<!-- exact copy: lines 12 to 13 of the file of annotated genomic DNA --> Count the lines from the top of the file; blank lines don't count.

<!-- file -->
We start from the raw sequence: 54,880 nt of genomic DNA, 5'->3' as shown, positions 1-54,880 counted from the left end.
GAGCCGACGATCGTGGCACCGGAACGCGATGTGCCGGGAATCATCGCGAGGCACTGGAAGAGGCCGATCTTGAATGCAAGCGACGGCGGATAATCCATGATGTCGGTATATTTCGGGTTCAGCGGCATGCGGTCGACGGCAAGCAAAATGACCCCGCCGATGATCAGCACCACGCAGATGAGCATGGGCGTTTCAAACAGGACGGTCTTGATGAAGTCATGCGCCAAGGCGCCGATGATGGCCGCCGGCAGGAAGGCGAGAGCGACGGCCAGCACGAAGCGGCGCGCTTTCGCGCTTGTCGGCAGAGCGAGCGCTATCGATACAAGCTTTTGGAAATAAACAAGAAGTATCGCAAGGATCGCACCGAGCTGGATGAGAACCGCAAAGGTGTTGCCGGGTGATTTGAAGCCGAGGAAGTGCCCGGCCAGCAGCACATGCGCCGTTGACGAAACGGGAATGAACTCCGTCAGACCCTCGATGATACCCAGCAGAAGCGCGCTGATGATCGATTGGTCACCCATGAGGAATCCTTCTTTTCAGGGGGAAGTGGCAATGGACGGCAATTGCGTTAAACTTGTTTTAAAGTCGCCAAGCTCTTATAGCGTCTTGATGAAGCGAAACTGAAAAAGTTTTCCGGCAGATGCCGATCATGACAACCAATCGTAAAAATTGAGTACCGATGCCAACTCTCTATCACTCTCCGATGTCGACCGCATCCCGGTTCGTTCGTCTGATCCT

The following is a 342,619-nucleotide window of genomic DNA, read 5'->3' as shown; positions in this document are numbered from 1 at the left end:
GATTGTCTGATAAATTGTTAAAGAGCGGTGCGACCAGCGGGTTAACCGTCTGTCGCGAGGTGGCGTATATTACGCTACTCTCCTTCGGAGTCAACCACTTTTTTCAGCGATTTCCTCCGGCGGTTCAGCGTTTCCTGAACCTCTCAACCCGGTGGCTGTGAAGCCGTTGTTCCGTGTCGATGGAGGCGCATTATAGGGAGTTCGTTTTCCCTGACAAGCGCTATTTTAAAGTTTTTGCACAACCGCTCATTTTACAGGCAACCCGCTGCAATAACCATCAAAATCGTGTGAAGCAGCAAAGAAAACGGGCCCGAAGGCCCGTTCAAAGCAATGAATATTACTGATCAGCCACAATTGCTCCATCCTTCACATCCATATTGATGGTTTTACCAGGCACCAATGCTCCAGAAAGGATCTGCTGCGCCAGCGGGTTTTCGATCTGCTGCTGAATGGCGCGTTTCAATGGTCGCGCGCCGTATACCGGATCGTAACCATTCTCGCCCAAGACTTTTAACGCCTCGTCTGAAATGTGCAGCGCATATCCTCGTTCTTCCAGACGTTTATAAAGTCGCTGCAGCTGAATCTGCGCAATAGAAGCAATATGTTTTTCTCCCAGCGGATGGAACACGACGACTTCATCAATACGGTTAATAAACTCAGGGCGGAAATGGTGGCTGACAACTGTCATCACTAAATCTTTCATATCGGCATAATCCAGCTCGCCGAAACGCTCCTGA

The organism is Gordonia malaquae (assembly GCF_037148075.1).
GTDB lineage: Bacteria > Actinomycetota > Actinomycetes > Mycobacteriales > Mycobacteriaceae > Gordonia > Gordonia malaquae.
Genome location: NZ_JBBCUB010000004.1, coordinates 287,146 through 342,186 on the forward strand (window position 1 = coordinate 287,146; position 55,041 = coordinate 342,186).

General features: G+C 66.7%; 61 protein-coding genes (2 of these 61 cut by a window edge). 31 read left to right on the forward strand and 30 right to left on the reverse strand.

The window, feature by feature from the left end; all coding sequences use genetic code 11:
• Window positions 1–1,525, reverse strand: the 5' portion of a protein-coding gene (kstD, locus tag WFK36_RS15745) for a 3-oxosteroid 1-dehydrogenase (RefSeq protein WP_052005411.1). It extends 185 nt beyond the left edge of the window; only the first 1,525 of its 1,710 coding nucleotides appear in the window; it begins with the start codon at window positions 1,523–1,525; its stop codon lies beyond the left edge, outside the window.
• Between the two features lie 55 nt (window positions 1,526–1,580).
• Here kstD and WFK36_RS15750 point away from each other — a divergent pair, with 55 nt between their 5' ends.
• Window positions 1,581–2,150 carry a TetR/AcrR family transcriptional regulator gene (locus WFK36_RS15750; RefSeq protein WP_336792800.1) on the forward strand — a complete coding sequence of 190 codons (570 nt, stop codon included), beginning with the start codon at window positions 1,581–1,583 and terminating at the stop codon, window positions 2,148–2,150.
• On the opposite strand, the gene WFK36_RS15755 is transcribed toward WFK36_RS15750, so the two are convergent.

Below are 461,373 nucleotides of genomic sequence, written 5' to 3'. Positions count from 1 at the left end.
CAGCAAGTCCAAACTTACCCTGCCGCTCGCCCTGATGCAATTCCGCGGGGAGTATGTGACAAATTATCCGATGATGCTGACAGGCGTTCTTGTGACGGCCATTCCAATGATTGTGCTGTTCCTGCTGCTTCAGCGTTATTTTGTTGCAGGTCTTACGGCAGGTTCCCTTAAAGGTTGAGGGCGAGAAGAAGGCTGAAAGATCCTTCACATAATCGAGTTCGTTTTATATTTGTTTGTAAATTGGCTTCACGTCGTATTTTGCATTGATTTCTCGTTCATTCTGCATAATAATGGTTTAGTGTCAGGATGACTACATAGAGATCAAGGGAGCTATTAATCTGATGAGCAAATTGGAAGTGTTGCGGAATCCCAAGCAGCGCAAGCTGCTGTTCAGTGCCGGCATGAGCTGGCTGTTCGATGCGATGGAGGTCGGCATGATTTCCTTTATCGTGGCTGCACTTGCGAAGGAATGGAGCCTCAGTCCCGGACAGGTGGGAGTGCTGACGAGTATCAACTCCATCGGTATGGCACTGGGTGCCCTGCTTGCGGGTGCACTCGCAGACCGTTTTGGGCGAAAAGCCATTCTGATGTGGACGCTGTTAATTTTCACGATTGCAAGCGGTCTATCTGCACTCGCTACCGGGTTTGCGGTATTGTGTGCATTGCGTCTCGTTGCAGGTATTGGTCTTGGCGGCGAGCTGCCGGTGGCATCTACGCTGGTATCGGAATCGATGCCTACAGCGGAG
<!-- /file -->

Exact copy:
• Here kstD and WFK36_RS15750 point away from each other — a divergent pair, with 55 nt between their 5' ends.
• Window positions 1,581–2,150 carry a TetR/AcrR family transcriptional regulator gene (locus WFK36_RS15750; RefSeq protein WP_336792800.1) on the forward strand — a complete coding sequence of 190 codons (570 nt, stop codon included), beginning with the start codon at window positions 1,581–1,583 and terminating at the stop codon, window positions 2,148–2,150.